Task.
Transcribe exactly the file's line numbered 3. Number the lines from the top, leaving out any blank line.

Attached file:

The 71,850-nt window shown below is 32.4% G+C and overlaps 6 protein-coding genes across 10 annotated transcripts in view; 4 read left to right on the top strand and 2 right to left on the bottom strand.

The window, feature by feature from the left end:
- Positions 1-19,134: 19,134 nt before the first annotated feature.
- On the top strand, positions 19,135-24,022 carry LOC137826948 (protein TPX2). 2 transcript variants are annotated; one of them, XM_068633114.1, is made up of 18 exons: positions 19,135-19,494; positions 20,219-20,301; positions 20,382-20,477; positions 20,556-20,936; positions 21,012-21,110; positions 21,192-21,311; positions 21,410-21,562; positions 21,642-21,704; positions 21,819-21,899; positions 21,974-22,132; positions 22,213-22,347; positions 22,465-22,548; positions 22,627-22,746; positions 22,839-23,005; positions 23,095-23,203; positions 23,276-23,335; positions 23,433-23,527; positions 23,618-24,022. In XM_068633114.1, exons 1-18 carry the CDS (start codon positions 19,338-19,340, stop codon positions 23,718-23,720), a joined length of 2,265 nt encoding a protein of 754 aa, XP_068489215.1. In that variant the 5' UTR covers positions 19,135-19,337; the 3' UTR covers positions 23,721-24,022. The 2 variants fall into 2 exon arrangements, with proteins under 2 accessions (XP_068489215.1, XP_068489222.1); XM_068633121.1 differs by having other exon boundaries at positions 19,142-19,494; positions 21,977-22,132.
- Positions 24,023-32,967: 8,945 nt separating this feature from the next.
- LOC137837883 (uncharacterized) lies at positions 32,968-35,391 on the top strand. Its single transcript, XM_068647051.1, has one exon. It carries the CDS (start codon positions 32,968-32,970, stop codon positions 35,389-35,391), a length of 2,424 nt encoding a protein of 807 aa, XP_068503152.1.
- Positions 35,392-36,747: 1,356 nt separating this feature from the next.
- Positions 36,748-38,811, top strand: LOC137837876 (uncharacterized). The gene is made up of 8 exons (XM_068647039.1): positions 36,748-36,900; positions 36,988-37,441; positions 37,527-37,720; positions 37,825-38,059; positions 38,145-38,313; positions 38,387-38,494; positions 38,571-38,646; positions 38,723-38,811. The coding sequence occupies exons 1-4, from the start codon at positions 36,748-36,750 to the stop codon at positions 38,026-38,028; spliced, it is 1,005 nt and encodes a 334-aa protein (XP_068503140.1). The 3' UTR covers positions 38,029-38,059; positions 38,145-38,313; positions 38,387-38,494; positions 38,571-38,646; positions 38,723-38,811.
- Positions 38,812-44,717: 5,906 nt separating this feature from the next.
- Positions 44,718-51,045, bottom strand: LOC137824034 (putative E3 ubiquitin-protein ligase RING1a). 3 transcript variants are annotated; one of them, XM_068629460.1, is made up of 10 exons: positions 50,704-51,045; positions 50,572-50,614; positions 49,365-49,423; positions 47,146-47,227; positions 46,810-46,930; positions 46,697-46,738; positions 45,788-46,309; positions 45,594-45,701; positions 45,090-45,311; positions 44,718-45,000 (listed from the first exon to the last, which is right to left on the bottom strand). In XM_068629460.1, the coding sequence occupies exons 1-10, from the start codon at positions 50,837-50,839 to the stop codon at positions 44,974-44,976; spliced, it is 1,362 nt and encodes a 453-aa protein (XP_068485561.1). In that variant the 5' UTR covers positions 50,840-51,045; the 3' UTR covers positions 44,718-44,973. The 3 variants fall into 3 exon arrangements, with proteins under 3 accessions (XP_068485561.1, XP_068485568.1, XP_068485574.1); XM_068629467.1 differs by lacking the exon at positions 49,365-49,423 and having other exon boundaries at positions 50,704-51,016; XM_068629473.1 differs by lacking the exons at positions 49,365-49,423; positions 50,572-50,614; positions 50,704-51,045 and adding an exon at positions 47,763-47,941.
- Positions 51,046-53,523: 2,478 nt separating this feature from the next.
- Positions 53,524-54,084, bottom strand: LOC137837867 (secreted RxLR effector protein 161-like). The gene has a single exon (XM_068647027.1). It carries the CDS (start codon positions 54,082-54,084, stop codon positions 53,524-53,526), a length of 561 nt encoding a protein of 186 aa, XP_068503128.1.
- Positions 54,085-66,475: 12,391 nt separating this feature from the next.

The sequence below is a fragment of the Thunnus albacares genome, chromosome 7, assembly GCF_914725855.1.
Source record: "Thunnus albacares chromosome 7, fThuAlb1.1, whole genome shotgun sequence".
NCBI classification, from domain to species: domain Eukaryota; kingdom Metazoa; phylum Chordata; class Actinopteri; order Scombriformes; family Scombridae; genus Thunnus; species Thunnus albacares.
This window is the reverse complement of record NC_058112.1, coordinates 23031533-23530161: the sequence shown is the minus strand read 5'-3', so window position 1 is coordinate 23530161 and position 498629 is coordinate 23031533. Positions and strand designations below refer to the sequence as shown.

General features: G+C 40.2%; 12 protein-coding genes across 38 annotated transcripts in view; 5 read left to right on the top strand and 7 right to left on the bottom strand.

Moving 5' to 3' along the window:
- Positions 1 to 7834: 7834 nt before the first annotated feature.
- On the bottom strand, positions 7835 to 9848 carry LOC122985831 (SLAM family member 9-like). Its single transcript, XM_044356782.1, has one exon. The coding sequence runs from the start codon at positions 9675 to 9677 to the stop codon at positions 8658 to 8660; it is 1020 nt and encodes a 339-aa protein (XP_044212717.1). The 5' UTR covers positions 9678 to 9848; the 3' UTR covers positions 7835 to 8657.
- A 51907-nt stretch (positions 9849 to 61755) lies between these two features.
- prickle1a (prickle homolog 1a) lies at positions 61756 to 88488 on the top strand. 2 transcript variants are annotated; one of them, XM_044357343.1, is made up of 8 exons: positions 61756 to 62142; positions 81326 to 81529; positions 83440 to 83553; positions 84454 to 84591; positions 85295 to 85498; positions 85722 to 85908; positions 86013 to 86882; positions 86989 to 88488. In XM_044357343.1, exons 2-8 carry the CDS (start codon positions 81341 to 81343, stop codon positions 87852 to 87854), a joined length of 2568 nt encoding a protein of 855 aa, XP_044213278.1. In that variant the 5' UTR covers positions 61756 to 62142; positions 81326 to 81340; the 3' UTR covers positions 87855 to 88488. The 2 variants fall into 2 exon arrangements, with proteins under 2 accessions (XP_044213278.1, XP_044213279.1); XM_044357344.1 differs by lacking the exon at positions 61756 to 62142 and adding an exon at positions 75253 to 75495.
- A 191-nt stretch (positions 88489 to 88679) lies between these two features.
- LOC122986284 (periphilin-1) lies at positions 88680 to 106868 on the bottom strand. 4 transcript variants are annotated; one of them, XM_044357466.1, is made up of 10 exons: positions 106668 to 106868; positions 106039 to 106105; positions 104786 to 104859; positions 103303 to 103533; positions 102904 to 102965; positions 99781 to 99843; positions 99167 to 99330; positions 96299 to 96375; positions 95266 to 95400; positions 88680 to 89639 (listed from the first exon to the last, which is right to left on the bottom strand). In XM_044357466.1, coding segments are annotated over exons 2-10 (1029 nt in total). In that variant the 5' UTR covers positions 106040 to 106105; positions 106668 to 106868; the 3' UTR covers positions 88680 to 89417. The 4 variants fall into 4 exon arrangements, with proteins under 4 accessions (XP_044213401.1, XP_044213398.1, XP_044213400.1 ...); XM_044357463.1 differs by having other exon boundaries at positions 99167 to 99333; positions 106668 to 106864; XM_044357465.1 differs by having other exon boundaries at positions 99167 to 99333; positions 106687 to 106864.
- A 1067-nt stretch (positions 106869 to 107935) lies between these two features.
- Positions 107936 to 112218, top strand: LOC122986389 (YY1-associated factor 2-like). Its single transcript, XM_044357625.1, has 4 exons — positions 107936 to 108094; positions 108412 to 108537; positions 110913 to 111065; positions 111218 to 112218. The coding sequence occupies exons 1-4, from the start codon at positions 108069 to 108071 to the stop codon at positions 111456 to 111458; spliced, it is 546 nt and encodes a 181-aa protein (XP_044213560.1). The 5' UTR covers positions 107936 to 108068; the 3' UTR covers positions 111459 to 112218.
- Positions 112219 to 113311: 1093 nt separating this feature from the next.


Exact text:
- Positions 1-19,134: 19,134 nt before the first annotated feature.